“As is so often the case with art-whether music, film, photography or painting-true beauty shines through in the imperfections.” -Nicky Wire
I love books. I’m actually kind of manic about them. (See what I did there?) Sometimes you come across one that is more than just a book. It’s an experience.
Nicky Wire’s Death of a Polaroid A Manics Family Album, is a rich, salient collection of stunning, personal images taken primarily by Nicky Wire and long time group photographer Mitch Ikeda. Almost 300 pages of poignant images sit between its pink covers. The images were chosen from Wire’s massive collection of Polaroids taken over the last 20 years. Wire describes it as “the unfolding and unraveling really, of four young kids that grew up in a bedroom, dreaming of taking over the world.”
A thoughtful foreword written by Wire, opens the book as he describes his ardor for the medium, which is followed by a in-depth conversation with Wire and Jeremy Deller. Deller, is an artist that has worked with the band over the years. In 1997 he put together an exhibit of artwork created by Manics fans entitled The Uses of Literacy. You can check it out here. http://www.jeremydeller.org/TheUsesOfLiteracy/TheUsesOfLiteracy.php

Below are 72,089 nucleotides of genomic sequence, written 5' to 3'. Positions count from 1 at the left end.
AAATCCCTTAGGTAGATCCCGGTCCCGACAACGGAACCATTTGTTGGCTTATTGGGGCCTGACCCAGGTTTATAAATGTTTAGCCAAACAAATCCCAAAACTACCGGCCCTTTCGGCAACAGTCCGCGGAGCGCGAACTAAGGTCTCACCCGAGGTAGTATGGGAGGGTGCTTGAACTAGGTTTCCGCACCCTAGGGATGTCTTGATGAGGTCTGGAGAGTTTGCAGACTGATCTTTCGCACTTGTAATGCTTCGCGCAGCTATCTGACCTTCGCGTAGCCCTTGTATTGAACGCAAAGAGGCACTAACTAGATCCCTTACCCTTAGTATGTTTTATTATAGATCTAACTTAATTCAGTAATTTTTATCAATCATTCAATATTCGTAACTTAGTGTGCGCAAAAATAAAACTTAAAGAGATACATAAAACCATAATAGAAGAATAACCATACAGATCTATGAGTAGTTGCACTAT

In an interview with the publisher, Farber & Farber, Wire stated his love of Polaroids was due to their “simplicity” and “instantaneous beauty”.
The images are “unplanned randomness” but placed in an order that creates a visual biography of the band. The majority of band photos are of the three remaining Manics, with Richey Edwards nicely represented in the early pages.
The pictures taken by Nicky Wire show his love of the organic and abstract. To Nicky Wire, the Polaroid “…is perfect for the medium of cataloguing a rock and roll band.” Many of the images embellished by Wire, give the viewer insight to his unique perspective.
This collection of captured epoch moments in the history of the Manic Street Preachers is as diverse as their music. Like the Manics, it is beautiful, chaotic, and profound. Many of the images are compelling and provocative.
Death of a Polaroid -A Manics Family Album is not a book meant to sit on a shelf. It is an indulgement meant to be savored. As we move deeper into technology and social media, connecting with the rest of the world, a break back into a simpler time acts as a reboot. Nicky Wire may have Killed the Zeitgeist, but not before he preserved it in this book.
If you’d like to have a more thorough look through the book, you can do that here. http://www.farrowdesign.com/blog/nicky_wiredeath_of_a_polaroidbook_design_wk